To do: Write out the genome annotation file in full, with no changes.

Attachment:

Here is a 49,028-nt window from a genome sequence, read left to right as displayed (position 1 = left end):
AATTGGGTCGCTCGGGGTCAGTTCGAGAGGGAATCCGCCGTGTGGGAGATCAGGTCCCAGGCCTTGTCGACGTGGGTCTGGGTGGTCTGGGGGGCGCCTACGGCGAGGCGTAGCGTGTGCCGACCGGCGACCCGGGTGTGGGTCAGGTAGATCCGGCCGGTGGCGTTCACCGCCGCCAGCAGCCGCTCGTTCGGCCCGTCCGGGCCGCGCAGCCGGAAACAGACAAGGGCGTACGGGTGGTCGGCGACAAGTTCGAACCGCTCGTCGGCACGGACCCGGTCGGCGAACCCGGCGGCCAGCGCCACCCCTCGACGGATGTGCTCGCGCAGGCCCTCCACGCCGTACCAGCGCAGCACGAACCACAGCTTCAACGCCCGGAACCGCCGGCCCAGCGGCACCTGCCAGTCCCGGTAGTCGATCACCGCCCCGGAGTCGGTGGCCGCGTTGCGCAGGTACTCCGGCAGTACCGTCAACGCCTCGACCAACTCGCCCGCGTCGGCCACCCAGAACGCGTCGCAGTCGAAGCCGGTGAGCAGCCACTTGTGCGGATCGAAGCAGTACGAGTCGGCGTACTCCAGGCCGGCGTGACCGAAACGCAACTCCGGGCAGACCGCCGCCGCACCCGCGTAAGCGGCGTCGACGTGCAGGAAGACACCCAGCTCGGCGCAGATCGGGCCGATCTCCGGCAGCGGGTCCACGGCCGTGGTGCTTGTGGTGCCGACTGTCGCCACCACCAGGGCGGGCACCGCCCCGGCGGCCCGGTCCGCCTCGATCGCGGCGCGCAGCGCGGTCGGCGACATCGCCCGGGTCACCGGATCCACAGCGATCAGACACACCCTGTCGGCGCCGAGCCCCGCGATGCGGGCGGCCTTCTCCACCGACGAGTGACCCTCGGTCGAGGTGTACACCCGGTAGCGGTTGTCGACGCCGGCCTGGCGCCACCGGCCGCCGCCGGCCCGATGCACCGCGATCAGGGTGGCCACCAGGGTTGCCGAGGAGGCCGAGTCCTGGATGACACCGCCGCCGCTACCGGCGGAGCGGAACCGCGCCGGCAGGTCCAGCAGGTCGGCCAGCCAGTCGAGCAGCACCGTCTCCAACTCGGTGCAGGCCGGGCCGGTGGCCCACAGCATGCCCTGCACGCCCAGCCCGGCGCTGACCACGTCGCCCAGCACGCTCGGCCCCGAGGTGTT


Here is a 49,028-nt window from a genome sequence, read left to right as displayed (position 1 = left end):
AATTGGGTCGCTCGGGGTCAGTTCGAGAGGGAATCCGCCGTGTGGGAGATCAGGTCCCAGGCCTTGTCGACGTGGGTCTGGGTGGTCTGGGGGGCGCCTACGGCGAGGCGTAGCGTGTGCCGACCGGCGACCCGGGTGTGGGTCAGGTAGATCCGGCCGGTGGCGTTCACCGCCGCCAGCAGCCGCTCGTTCGGCCCGTCCGGGCCGCGCAGCCGGAAACAGACAAGGGCGTACGGGTGGTCGGCGACAAGTTCGAACCGCTCGTCGGCACGGACCCGGTCGGCGAACCCGGCGGCCAGCGCCACCCCTCGACGGATGTGCTCGCGCAGGCCCTCCACGCCGTACCAGCGCAGCACGAACCACAGCTTCAACGCCCGGAACCGCCGGCCCAGCGGCACCTGCCAGTCCCGGTAGTCGATCACCGCCCCGGAGTCGGTGGCCGCGTTGCGCAGGTACTCCGGCAGTACCGTCAACGCCTCGACCAACTCGCCCGCGTCGGCCACCCAGAACGCGTCGCAGTCGAAGCCGGTGAGCAGCCACTTGTGCGGATCGAAGCAGTACGAGTCGGCGTACTCCAGGCCGGCGTGACCGAAACGCAACTCCGGGCAGACCGCCGCCGCACCCGCGTAAGCGGCGTCGACGTGCAGGAAGACACCCAGCTCGGCGCAGATCGGGCCGATCTCCGGCAGCGGGTCCACGGCCGTGGTGCTTGTGGTGCCGACTGTCGCCACCACCAGGGCGGGCACCGCCCCGGCGGCCCGGTCCGCCTCGATCGCGGCGCGCAGCGCGGTCGGCGACATCGCCCGGGTCACCGGATCCACAGCGATCAGACACACCCTGTCGGCGCCGAGCCCCGCGATGCGGGCGGCCTTCTCCACCGACGAGTGACCCTCGGTCGAGGTGTACACCCGGTAGCGGTTGTCGACGCCGGCCTGGCGCCACCGGCCGCCGCCGGCCCGATGCACCGCGATCAGGGTGGCCACCAGGGTTGCCGAGGAGGCCGAGTCCTGGATGACACCGCCGCCGCTACCGGCGGAGCGGAACCGCGCCGGCAGGTCCAGCAGGTCGGCCAGCCAGTCGAGCAGCACCGTCTCCAACTCGGTGCAGGCCGGGCCGGTGGCCCACAGCATGCCCTGCACGCCCAGCCCGGCGCTGACCACGTCGCCCAGCACGCTCGGCCCCGAGGTGTT